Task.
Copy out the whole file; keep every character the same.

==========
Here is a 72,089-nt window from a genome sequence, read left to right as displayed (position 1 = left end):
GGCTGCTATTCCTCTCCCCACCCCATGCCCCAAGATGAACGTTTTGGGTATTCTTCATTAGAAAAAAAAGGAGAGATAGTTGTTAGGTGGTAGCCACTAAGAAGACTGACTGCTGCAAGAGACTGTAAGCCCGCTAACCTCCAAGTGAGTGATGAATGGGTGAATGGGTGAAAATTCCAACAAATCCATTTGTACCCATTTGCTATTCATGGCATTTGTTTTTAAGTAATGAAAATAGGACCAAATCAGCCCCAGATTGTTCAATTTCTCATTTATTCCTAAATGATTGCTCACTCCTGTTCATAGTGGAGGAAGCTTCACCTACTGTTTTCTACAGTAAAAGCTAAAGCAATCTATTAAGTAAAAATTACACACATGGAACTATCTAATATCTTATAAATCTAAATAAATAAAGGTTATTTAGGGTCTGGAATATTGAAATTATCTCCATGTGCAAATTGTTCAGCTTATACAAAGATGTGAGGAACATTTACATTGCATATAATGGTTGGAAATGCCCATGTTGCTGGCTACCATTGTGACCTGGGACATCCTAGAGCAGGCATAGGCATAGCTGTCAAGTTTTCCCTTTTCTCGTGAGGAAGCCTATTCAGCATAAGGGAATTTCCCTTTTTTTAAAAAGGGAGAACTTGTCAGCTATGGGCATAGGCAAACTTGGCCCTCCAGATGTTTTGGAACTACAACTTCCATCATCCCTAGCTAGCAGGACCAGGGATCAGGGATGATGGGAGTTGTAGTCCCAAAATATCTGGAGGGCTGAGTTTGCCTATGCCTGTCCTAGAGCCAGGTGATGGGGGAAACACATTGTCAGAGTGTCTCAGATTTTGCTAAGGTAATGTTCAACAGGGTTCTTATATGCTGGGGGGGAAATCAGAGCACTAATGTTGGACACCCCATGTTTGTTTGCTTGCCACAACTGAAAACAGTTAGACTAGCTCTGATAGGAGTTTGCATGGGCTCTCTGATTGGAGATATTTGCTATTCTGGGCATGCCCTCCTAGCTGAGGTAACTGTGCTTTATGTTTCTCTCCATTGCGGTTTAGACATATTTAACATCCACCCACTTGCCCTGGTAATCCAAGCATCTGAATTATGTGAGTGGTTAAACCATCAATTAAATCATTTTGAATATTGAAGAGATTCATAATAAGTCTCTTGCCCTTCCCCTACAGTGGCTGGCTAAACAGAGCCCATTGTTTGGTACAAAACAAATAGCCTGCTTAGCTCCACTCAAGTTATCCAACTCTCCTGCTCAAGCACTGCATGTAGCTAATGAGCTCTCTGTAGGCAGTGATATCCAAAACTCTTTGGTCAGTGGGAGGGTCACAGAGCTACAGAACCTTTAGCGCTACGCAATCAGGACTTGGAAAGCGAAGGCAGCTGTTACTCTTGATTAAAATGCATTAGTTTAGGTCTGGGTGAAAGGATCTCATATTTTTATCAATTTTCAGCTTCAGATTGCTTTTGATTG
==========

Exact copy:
Here is a 72,089-nt window from a genome sequence, read left to right as displayed (position 1 = left end):
GGCTGCTATTCCTCTCCCCACCCCATGCCCCAAGATGAACGTTTTGGGTATTCTTCATTAGAAAAAAAAGGAGAGATAGTTGTTAGGTGGTAGCCACTAAGAAGACTGACTGCTGCAAGAGACTGTAAGCCCGCTAACCTCCAAGTGAGTGATGAATGGGTGAATGGGTGAAAATTCCAACAAATCCATTTGTACCCATTTGCTATTCATGGCATTTGTTTTTAAGTAATGAAAATAGGACCAAATCAGCCCCAGATTGTTCAATTTCTCATTTATTCCTAAATGATTGCTCACTCCTGTTCATAGTGGAGGAAGCTTCACCTACTGTTTTCTACAGTAAAAGCTAAAGCAATCTATTAAGTAAAAATTACACACATGGAACTATCTAATATCTTATAAATCTAAATAAATAAAGGTTATTTAGGGTCTGGAATATTGAAATTATCTCCATGTGCAAATTGTTCAGCTTATACAAAGATGTGAGGAACATTTACATTGCATATAATGGTTGGAAATGCCCATGTTGCTGGCTACCATTGTGACCTGGGACATCCTAGAGCAGGCATAGGCATAGCTGTCAAGTTTTCCCTTTTCTCGTGAGGAAGCCTATTCAGCATAAGGGAATTTCCCTTTTTTTAAAAAGGGAGAACTTGTCAGCTATGGGCATAGGCAAACTTGGCCCTCCAGATGTTTTGGAACTACAACTTCCATCATCCCTAGCTAGCAGGACCAGGGATCAGGGATGATGGGAGTTGTAGTCCCAAAATATCTGGAGGGCTGAGTTTGCCTATGCCTGTCCTAGAGCCAGGTGATGGGGGAAACACATTGTCAGAGTGTCTCAGATTTTGCTAAGGTAATGTTCAACAGGGTTCTTATATGCTGGGGGGGAAATCAGAGCACTAATGTTGGACACCCCATGTTTGTTTGCTTGCCACAACTGAAAACAGTTAGACTAGCTCTGATAGGAGTTTGCATGGGCTCTCTGATTGGAGATATTTGCTATTCTGGGCATGCCCTCCTAGCTGAGGTAACTGTGCTTTATGTTTCTCTCCATTGCGGTTTAGACATATTTAACATCCACCCACTTGCCCTGGTAATCCAAGCATCTGAATTATGTGAGTGGTTAAACCATCAATTAAATCATTTTGAATATTGAAGAGATTCATAATAAGTCTCTTGCCCTTCCCCTACAGTGGCTGGCTAAACAGAGCCCATTGTTTGGTACAAAACAAATAGCCTGCTTAGCTCCACTCAAGTTATCCAACTCTCCTGCTCAAGCACTGCATGTAGCTAATGAGCTCTCTGTAGGCAGTGATATCCAAAACTCTTTGGTCAGTGGGAGGGTCACAGAGCTACAGAACCTTTAGCGCTACGCAATCAGGACTTGGAAAGCGAAGGCAGCTGTTACTCTTGATTAAAATGCATTAGTTTAGGTCTGGGTGAAAGGATCTCATATTTTTATCAATTTTCAGCTTCAGATTGCTTTTGATTG